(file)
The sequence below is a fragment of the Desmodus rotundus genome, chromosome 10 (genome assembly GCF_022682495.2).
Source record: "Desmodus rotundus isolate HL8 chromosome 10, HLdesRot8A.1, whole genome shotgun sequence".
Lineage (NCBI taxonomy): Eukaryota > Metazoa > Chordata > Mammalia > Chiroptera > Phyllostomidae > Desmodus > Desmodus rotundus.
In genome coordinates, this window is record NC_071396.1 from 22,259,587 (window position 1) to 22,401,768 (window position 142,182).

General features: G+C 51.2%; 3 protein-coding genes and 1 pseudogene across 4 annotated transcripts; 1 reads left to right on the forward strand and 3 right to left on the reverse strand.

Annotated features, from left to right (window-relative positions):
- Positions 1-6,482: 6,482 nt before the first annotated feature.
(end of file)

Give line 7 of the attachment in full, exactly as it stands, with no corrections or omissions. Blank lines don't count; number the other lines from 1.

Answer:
- Positions 1-6,482: 6,482 nt before the first annotated feature.